One particular call, on an overnight shift in the wee hours of the morning, transformed my experience. I received a call from a man who was deeply distressed and told me that he was going to hang himself, and had the means to do it with him. At this point in my experience, I had received intense calls, but nothing like this. Nothing so imminent. The call itself lasted over an hour. There were moments when I felt helpless and thought that this man was going to harm himself while on the phone with me, but eventually things settled down. I asked him questions about his life and we talked at length about the events that had led him to that point. This conversation seemed to calm him down, and ultimately he agreed to have emergency services come to his residence. The call ended.

That call changed things for me. I was shaken up initially, but in time I came to view my experience at the helpline in a different light. I have no doubt that the struggle continued for that man, but in that moment and on that call I was able to provide emotional support. He shared and I listened. That is an inherently good thing, and inherently good things should not cause me to feel as if I can’t experience joy in my daily life. My perspective changed. I chose not to see my experience at the helpline as something that should cause me guilt in regards to own my own life, but rather as a blessing.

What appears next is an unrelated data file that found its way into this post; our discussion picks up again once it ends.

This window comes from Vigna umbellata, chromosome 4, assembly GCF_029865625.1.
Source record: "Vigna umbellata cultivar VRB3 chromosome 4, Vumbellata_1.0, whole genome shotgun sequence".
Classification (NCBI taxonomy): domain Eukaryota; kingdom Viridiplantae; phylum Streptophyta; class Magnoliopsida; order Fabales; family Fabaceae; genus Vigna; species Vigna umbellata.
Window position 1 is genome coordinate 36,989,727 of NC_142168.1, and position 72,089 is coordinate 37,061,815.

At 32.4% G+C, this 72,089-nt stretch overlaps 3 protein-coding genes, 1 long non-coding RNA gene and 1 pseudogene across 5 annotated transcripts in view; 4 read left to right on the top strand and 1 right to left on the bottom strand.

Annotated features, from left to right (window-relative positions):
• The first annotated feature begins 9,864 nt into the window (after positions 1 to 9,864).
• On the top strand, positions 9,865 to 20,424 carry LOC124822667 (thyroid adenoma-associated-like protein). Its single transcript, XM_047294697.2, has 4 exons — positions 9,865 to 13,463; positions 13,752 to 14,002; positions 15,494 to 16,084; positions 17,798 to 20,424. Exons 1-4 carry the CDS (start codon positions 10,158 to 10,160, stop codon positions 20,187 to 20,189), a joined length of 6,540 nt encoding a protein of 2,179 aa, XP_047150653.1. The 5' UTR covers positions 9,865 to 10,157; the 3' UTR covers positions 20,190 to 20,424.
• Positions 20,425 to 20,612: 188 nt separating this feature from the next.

This experience was an opportunity for me to connect with other human beings, to hear their stories, and to listen in solidarity with them. When I chose to approach the experience with that attitude, it became vastly more enriching. I was able to be the best version of myself while on the phone with callers, as well as when I was back at BC. I was no longer crippled by the stories I heard, but rather profoundly aware of how blessed I was. I was inspired to make the most of everything in my life.

This change in perspective was crucial. It turned my PULSE experience into something I am extremely proud of and eager to share with others. Perspective has changed how I view impactful experiences like this, but it has also proved vital in my everyday life. I try to maintain perspective every day when I walk out of beautiful Edmonds Hall. I can look at my day as an endless to-do list of assignments, meetings, work, and obligations, or I can look at it as another gift from God, in which I will have the opportunity to be the around the people I love, enjoy all that BC has to offer, and become a better person.

I’m not saying this is easy, and in fact sometimes it’s really hard. Sometimes things are not going my way, and it sucks. But the point is it’s a choice. I’ve realized that I only see what I choose to look at. I can choose to see the downsides, or I can choose to see the beauty and the opportunity.

When I choose the latter, it makes a world of difference.